Thirteen-year driver veteran, Harold Hyde was rightfully highlighted in your 6/10/20 front page article. He was lauded as a "hero" and recognized rightfully for a job well done. As most heroes, Mr. Hyde very modestly claimed he'd only done his job, that anyone would have acted as he did, and that the hero moniker was unwarranted.

This isn't false modesty on his part. What is a little-known fact is that professional drivers save thousands of lives daily across this country simply in the course of doing their respective jobs.

What is sad is that in today's litigious society Mr. Hyde, and his company, Old Dominion Truck lines, took a terrible risk in stopping or trying to help in any way. What would have been the resulting outcome had this event not finished with a miraculous happy ending?

What if the autistic child had been injured when moved? Or, worse yet, had died? What if, when he blocked the highway, an accident occurred? What if the driver's actions caused long traffic delays and people were late for appointments? The driver, the company, and the industry would have been thoroughly vilified by the press, the driving public, and by the billboard ambulance chasing plaintiffs bar.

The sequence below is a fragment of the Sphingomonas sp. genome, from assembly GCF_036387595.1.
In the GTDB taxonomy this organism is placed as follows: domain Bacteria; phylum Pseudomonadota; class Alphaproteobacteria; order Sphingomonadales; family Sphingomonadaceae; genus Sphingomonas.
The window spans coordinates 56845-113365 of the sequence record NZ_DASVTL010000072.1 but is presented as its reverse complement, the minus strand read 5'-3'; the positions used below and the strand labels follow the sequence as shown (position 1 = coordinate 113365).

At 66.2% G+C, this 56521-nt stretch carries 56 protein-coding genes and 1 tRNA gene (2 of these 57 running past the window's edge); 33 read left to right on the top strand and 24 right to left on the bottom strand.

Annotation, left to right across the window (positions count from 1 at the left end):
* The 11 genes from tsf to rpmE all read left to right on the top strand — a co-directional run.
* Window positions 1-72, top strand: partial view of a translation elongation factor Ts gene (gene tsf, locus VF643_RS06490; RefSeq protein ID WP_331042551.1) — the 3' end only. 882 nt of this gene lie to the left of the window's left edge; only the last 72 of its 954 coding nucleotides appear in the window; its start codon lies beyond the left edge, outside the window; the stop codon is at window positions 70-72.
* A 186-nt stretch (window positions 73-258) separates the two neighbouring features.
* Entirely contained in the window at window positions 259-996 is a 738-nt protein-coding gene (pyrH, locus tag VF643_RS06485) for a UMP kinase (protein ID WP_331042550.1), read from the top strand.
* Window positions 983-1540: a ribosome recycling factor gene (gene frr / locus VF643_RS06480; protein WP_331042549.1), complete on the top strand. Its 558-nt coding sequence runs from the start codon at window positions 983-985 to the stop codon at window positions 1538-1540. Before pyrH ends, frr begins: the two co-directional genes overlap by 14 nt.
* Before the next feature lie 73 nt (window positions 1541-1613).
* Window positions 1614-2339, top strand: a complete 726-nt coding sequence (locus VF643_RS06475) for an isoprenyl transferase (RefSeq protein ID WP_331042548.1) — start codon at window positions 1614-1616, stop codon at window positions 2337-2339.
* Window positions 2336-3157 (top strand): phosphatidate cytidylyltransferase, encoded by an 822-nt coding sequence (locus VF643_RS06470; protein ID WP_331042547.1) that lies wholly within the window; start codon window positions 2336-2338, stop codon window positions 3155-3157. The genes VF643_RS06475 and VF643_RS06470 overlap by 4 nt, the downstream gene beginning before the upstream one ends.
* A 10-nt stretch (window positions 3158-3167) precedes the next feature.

Did you know that for over thirty years now when a truck and car have an accident, the car is at fault 72-76% of the time? Did you know that fatalities in truck/car accidents have gone down from 6.1 per 100,000,000 miles traveled in 1975 to 1.3 per 100,000,000 miles in 2017? Did you know that the insurance community settles most claims against trucking companies out of court regardless of accident facts or fault?

The simple truth is that professional truck drivers are true heroes. They have certainly proved that over the past five months during the COVID-19 pandemic and ensuing economic shut down. They unselfishly continued to do their jobs, often risking their health and their families' health ensuring that food, fuel, medicine, and other essentials were accessible and abundant to us all.

I guess what I'm trying to convey is that it's so refreshing to see the transportation industry and one of its drivers recognized in a complimentary and positive way. There should be more of this all the time, not just in the midst of a crisis.

david owen
David Owen
President
The National Association of Small Trucking Companies
This email address is being protected from spambots. You need JavaScript enabled to view it.
800.264.8580